78% of Canadians would get a COVID-19 vaccine, new survey suggests
A lab technician holds a bottle containing results for COVID-19 vaccine testing at the National Primate Research Center, run by Chulalongkorn University in Saraburi Province, north of Bangkok, Saturday, May 23, 2020. (AP Photo/Sakchai Lalit)
VANCOUVER -- A majority of Canadians would get a vaccine for COVID-19 but not necessarily right away, a new survey suggests.
The survey conducted by the Angus Reid Institute looked at Canadians' willingness to get a vaccine for the coronavirus and when they think life might return to normal.
Forty-six per cent of respondents said they would get a coronavirus vaccine as soon as one became available, while 32 per cent said they would eventually get one but would wait awhile.
"One characteristic that divides these two groups is worry over potential side effects from a new and potentially quickly developed immunization," Angus Reid said in a statement.
"The majority of those who say they will wait to get the vaccine also say they are worried about side effects (76 per cent.) By contrast, among those who are eager to get it, half as many (37 per cent) carry that concern."
Fourteen per cent said they would not get a vaccine, and eight per cent were unsure.
Three in five people surveyed said they were worried about the side effects of a COVID-19 vaccine.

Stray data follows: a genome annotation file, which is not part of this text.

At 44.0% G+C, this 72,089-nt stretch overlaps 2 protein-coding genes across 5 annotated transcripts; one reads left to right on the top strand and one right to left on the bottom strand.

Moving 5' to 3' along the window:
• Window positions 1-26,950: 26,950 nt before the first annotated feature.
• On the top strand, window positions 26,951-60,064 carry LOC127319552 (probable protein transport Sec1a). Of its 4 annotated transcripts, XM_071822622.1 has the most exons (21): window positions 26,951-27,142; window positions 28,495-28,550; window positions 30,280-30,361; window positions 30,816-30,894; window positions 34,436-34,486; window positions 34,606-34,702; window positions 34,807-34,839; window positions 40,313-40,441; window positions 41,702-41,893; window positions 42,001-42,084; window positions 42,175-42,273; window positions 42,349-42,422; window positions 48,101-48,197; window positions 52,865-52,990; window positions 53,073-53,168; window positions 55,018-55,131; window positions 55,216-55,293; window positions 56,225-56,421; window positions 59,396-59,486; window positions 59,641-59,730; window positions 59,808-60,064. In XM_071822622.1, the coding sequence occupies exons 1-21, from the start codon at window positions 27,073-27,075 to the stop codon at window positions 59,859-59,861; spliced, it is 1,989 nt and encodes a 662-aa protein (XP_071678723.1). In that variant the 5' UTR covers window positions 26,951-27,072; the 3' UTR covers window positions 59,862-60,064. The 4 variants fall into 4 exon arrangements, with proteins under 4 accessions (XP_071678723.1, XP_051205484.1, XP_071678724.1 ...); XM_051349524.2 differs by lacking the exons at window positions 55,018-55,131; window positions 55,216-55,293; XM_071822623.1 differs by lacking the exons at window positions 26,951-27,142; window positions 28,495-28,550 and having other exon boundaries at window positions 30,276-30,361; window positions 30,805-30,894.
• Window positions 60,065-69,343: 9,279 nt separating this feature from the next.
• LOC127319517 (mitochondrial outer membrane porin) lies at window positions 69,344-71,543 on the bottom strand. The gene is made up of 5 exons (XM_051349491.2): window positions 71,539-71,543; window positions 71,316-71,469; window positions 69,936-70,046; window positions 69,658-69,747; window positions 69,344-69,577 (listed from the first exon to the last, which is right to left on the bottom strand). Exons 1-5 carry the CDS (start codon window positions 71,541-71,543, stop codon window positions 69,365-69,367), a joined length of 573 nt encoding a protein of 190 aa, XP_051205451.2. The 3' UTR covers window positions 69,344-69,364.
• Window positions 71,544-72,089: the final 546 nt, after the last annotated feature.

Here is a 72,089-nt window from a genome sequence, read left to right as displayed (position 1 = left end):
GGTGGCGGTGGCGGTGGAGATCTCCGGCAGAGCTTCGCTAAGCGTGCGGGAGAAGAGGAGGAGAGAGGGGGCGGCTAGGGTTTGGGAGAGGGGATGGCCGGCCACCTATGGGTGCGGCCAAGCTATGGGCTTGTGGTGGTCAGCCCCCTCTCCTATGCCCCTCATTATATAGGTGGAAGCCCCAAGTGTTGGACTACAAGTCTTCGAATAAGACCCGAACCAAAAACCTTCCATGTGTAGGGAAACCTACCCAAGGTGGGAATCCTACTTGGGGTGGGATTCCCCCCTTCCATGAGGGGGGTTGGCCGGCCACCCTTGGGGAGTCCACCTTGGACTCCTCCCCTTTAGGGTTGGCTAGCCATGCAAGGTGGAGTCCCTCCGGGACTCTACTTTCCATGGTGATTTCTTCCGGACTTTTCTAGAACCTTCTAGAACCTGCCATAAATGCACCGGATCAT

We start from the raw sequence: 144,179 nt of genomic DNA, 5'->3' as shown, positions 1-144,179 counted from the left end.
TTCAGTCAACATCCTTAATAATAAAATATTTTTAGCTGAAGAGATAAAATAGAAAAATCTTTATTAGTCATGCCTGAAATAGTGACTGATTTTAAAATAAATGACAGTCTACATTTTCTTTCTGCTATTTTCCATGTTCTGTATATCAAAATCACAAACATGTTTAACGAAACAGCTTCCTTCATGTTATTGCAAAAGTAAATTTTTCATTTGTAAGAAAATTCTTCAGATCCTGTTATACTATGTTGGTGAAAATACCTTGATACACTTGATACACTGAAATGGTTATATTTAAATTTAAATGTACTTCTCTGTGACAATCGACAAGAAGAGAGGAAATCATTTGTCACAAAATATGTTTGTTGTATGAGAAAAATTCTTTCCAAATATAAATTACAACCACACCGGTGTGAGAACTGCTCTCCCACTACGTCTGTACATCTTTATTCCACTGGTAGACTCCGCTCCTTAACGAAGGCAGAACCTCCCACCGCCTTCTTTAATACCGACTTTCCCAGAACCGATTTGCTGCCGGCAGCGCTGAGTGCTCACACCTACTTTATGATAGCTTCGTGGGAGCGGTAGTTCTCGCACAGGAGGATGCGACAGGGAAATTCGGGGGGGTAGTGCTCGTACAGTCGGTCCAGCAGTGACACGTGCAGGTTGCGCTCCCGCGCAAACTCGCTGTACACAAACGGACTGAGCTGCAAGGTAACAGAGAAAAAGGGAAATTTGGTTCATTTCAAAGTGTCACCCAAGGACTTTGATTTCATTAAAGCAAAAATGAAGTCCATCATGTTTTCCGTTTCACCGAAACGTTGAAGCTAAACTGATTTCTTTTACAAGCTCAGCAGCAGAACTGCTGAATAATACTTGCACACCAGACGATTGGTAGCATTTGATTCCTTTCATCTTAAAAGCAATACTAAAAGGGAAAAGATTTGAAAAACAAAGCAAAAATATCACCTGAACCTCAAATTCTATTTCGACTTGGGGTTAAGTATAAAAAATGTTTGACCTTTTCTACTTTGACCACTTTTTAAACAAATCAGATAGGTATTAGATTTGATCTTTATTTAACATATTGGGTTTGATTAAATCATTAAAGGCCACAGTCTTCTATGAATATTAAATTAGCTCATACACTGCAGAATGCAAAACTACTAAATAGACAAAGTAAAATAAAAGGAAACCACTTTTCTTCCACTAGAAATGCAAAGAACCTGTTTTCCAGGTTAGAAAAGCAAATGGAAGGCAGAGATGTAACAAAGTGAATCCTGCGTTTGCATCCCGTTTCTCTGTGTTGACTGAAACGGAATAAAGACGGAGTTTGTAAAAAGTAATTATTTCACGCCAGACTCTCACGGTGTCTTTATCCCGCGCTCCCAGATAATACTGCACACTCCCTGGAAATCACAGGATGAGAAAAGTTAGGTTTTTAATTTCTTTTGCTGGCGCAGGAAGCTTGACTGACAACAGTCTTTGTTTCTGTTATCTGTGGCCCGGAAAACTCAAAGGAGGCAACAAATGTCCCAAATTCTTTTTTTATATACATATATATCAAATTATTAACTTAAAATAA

Seventy-five per cent of Canadians surveyed said they don't believe life in their communities will go back to normal until most people are vaccinated.
That percentage rises to 81 per cent among British Columbians surveyed, but drops to 64 per cent among residents of Saskatchewan and Manitoba.
"This regional division may be partially explained by urban-rural population splits in some provinces," Angus Reid said. "Fewer Canadians living in rural areas say their part of the country will not be back to what it was until a vaccine is found and distributed, compared to those living in urban settings."
A majority of Canadians believe a coronavirus vaccine will be available relatively soon, with 62 per cent of respondents saying they believe one will be widely available to the public sometime in 2021.
Just seven per cent of respondents believe one will be ready before the end of 2020, and four per cent said they don't believe there will ever be a vaccine. Sixteen per cent don't believe one will be ready until 2022 or later, and 10 per cent didn't know or couldn't say.
The survey results come as an adjunct professor in the infectious disease department at UBC warns a vaccine for the virus is still at least a year away. Horacio Bach told CTV News even if companies can develop vaccines quickly, it would still take time to test if they are effective.
And Canada's Chief Public Health Officer Dr. Theresa Tam said Tuesday health officials are preparing to deal with the presence and prevention of further spread of the coronavirus for years, whether a vaccine exists or not.
The online survey was conducted from July 23 to 24, 2020, among a representative randomized sample of 1,519 Canadian adults who are members of the Angus Reid Forum. It contains a margin of error plus or minus 2.5 percentage points, 19 times out of 20.